The recent hullaballoo over closing the American International School of Utah has been entertaining, if not terribly informative. Critics assail charters closing as a problem, as “gambling with children.” By contrast, they argue, at least district schools don’t “vanish.” Such criticisms simply fail to understand the much greater risk in allowing failing schools to persist. Precisely because we can and do close a failing charter school, the risk of persistent failure goes down.
The shortcomings in public education are part of the fabric of our lives. We may be scandalized when a teacher is caught engaging in inappropriate behavior with a student, but no one is surprised. It’s not quite common place, but we’re used to it.
More than half incoming college students take at least one remedial class during their freshmen year. And those are just the ones who graduated high school. Many students don’t graduate. Somehow even the “cream of the crop” didn’t receive the education they needed to succeed as freshmen in college.
Again, this isn’t news. Everyone knows of a school that fails, and has failed, for a long time. When reformers say it’s time to close a failing school, defenders of the status quo trot out the siren song: “Just give us one more year. All we need is a little more money.” While that song almost always lulls policy makers into granting relief, failing schools continue to fail the children in their classrooms.
Charter schools are based on a different premise. Sometimes we shamelessly copy what’s worked elsewhere. Sometimes we try something completely novel, perhaps even a little bit crazy. Some of those efforts succeed, and should be copied.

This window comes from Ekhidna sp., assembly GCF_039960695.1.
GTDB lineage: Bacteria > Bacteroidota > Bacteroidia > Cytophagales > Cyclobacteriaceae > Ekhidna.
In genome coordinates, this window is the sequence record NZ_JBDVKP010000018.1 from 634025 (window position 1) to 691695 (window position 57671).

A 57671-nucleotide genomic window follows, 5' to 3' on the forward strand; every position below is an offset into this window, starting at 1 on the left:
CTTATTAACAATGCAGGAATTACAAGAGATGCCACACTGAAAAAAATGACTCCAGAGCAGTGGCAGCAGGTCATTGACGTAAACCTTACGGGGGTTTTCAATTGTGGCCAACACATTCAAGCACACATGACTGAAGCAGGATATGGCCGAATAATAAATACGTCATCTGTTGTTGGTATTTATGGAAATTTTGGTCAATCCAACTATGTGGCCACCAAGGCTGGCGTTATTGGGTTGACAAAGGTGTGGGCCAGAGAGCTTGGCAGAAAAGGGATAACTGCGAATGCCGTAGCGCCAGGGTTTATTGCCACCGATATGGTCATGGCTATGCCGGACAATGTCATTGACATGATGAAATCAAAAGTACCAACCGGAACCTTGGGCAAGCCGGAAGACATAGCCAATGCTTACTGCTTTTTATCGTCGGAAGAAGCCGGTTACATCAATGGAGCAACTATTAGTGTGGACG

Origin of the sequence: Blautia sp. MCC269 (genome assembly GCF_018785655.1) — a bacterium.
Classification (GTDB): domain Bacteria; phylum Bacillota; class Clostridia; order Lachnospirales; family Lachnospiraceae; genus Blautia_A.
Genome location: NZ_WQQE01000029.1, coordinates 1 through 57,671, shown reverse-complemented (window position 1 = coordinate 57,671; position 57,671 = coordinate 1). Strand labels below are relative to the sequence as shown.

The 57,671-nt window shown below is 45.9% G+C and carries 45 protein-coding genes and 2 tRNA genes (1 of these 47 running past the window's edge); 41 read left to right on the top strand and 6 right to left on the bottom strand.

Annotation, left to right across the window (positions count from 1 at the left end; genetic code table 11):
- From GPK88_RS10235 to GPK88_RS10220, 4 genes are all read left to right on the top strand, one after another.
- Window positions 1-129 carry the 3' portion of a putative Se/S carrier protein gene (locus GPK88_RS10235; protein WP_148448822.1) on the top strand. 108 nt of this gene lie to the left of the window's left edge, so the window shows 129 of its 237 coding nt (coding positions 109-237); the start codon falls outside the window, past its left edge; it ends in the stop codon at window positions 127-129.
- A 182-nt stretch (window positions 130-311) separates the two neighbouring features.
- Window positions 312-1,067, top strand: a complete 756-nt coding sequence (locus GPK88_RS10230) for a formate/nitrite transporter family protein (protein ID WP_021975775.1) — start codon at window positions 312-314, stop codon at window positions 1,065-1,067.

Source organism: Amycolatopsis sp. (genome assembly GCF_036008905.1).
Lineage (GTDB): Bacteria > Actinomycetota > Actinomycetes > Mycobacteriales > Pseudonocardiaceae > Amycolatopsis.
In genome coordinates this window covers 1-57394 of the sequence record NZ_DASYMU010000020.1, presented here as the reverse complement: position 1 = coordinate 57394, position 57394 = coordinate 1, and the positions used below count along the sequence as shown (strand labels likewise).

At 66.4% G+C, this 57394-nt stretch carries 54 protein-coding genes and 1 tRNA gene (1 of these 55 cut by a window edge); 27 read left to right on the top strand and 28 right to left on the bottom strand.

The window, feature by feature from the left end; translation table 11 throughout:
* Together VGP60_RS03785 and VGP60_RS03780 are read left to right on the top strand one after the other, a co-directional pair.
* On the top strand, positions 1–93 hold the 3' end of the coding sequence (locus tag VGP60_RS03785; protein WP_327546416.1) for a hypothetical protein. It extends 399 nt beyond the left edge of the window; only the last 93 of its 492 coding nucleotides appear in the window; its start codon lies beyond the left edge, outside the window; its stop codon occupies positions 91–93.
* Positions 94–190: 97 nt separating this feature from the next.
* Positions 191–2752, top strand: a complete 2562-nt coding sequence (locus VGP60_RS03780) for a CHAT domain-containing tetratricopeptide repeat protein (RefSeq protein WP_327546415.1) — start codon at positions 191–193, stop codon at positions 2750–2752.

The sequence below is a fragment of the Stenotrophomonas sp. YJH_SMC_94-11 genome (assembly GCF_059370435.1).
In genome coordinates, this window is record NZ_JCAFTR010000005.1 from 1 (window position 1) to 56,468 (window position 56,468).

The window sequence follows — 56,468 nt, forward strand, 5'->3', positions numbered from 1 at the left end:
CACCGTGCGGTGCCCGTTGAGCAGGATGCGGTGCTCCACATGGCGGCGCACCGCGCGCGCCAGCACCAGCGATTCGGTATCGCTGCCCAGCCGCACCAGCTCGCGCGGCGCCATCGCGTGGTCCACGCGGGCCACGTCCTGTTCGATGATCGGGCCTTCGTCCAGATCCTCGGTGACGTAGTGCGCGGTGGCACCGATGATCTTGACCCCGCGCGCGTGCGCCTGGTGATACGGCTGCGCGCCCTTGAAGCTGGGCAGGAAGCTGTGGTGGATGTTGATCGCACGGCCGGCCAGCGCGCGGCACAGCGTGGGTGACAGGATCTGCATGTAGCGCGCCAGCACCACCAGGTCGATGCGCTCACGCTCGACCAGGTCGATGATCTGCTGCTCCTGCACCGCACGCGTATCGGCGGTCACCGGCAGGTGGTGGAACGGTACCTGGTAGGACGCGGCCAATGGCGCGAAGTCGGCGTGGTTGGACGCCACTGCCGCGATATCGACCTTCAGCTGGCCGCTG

In other cases, it’s better to shut it down and learn how to not make the same mistakes. This is precisely what I mean when I say that closing a charter school is a feature, not a bug. We should close failing schools. No child should have to attend a failing school; if we can’t fix that school, for the sake of the students who are and otherwise would attend it, it’s best to close the school.
Given the persistence of at least mediocrity, and at times outright failure in public education, it’s clear that doing something different (“innovation”!) is the only way our children will get the schools they deserve. To be clear, this isn’t different just to be different. We seek different because what we are doing now just isn’t enough. We need to do better. We need to change.
Charter schools make good on that premise. Wailing and gnashing of teeth come with the tough decision to close a school; change always does. But for too long all of us in public education have succumbed to the siren song of “one more dollar, one more year.” All of us in public education need the ultimate accountability of closure, if we fail.
In the case of AISU, the school made some fundamental financial and administrative errors. They implemented a novel structure, combining private investment capital, a private school and a public school. If it had worked, we would have wanted to copy it. But it didn’t.
And while no one has said it publicly, I think it’s time someone did. AISU’s failures were not just the financial issues that forced its closure. The school’s academic performance was indefensible. Perhaps they could have turned things around through the Legislature’s turnaround process. That’s a difficult row to hew, but it’s been done before. But it is hardly cause for mourning that a financially and academically failing school is no longer operating. That’s a feature, not a bug, of charter schools.
M. Royce Van Tassell is executive director of the Utah Association of Public Charter Schools. For two weeks, he was the last board chair of AISU.